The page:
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Duties & Responsibilities of a Notary Public in Maryland
As sworn public officials, notaries public serve an important role in the prevention of fraud and protection of the parties involved by acting as an official, unbiased witness for certain documents. Because of this important role, all notaries should understand the duties and responsibilities of notaries public and properly perform requested notarial acts.
- Once commissioned as a notary public, a notary may notarize documents anywhere in the State of Maryland for four years.
- It is my responsibility to determine the identity of the person requesting a notarial act. We may not notarize a signature of a person who has not appeared before you.
- A notary in the State of Maryland does not have the power to certify the authenticity of any document – official or unofficial – other than the notary’s registry. For example, a notary cannot notarize a passport, birth certificate, school transcript, or other document.
- Notaries (other than those who are also lawyers) may not prepare legal documents, including notarial certificates. A notary may only complete a notarial certificate which has been lawfully prepared.
- A notary must include on each document the notary’s printed name, signature, date of notarization, and expiration date of his or her commission. In addition, the notary must affix his or her notary seal or stamp to the document.
- The notary seal must contain the name of the notary as shown on the commission, the county where commissioned, and the words "Notary Public." The notary seal ensures the integrity and authenticity of the document.
- A notary can purchase a notary seal or stamp and a registry from most office supply stores. You may not purchase a notary seal or stamp until you have been commissioned.
- A notary must maintain a registry of all notarial acts performed. Registries should be retained for at least five years. This requirement serves to protect the notary public and as a record of the notary's official acts. Please note that Maryland law requires that you record every official act you perform as a notary public in your registry.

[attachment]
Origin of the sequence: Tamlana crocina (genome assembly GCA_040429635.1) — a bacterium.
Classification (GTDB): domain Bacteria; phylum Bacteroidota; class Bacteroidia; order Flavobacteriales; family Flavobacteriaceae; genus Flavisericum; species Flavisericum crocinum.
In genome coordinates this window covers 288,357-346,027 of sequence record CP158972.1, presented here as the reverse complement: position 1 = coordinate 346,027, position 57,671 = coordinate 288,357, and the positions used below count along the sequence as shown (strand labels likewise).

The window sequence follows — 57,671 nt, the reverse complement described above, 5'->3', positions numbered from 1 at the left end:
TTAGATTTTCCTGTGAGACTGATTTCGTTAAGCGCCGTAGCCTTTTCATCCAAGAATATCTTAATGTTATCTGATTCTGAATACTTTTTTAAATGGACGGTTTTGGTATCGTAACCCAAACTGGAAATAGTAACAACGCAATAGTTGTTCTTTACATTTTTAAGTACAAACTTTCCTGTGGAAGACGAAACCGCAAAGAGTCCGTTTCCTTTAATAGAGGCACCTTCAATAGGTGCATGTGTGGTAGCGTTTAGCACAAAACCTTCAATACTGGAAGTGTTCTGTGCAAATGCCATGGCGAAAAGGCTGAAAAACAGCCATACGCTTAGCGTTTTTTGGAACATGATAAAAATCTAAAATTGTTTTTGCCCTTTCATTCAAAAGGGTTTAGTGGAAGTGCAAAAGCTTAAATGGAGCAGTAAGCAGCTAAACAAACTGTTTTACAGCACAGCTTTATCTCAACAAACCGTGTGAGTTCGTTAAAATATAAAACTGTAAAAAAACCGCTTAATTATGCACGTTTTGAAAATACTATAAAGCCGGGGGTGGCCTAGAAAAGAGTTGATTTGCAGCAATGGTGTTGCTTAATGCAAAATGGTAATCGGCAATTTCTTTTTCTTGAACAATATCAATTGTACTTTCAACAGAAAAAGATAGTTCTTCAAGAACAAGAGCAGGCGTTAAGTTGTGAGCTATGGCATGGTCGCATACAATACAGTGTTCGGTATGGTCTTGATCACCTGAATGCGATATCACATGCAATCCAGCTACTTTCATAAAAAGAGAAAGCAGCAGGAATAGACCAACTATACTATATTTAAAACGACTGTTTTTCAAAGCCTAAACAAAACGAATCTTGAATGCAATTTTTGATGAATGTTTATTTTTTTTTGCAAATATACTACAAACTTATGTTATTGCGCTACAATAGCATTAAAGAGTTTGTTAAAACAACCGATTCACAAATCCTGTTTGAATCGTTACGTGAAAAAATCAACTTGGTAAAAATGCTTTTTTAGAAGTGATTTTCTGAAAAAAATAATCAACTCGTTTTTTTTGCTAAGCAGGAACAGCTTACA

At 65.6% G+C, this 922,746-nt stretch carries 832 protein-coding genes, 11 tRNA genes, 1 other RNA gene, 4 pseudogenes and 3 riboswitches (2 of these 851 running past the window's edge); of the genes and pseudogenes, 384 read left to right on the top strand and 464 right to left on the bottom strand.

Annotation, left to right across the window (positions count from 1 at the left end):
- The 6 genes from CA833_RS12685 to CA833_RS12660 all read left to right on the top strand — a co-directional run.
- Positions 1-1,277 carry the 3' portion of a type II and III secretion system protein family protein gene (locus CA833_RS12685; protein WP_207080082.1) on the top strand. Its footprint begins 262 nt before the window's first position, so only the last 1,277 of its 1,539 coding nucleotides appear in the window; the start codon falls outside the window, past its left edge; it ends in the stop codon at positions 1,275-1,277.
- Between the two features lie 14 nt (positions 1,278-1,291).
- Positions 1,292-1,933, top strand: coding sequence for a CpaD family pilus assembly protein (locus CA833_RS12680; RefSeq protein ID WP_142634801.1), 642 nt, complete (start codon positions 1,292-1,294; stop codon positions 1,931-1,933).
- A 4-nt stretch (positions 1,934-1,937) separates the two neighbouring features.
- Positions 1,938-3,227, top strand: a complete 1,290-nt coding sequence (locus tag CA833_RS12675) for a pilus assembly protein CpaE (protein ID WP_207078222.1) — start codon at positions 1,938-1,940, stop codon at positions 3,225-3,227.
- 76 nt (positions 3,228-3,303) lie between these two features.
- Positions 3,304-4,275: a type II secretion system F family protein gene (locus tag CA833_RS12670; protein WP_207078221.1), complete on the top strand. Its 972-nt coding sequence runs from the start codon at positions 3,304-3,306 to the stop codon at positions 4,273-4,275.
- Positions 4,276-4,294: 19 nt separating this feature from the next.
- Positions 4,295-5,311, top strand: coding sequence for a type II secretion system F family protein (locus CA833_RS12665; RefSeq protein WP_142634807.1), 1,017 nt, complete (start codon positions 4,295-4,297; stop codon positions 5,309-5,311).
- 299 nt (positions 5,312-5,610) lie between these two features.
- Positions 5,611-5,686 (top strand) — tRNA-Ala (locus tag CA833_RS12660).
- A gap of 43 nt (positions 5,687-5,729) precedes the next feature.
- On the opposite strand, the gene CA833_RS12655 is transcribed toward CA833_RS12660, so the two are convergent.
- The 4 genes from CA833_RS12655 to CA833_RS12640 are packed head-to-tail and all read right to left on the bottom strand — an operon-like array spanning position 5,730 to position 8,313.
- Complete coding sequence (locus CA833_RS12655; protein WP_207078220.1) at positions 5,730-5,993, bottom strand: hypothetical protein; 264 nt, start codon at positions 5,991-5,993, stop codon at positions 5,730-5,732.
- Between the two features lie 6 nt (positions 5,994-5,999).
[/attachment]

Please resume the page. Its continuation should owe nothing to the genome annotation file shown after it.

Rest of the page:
- Notaries should refrain from performing any official acts for members of their immediate family or any acts where the notary is personally involved or may benefit from the outcome of the document.
- As a notary, you can be asked to serve as an official witness, administer an oath or affirmation, and take an acknowledgement. You must read the notarial certificate on each document being notarized in order to know whether you are serving as an official witness, administering an oath or affirmation, or taking an acknowledgement. If there is not a notarial certification on the document, the only act you can perform is to serve as an official witness.
- Oaths & Affirmations: If you are asked to administer an oath or affirmation or take an acknowledgment, you must ask the individual requesting the notarization certain questions. For an oath or affirmation, you ask: "Do you solemnly affirm under the penalties of perjury and upon personal knowledge that the contents of the document are true?"
- Acknowledgments: If asked to take an acknowledgement, you must ask: "Does this document constitute your own act and deed?" or "Are you signing this document of your own free will?"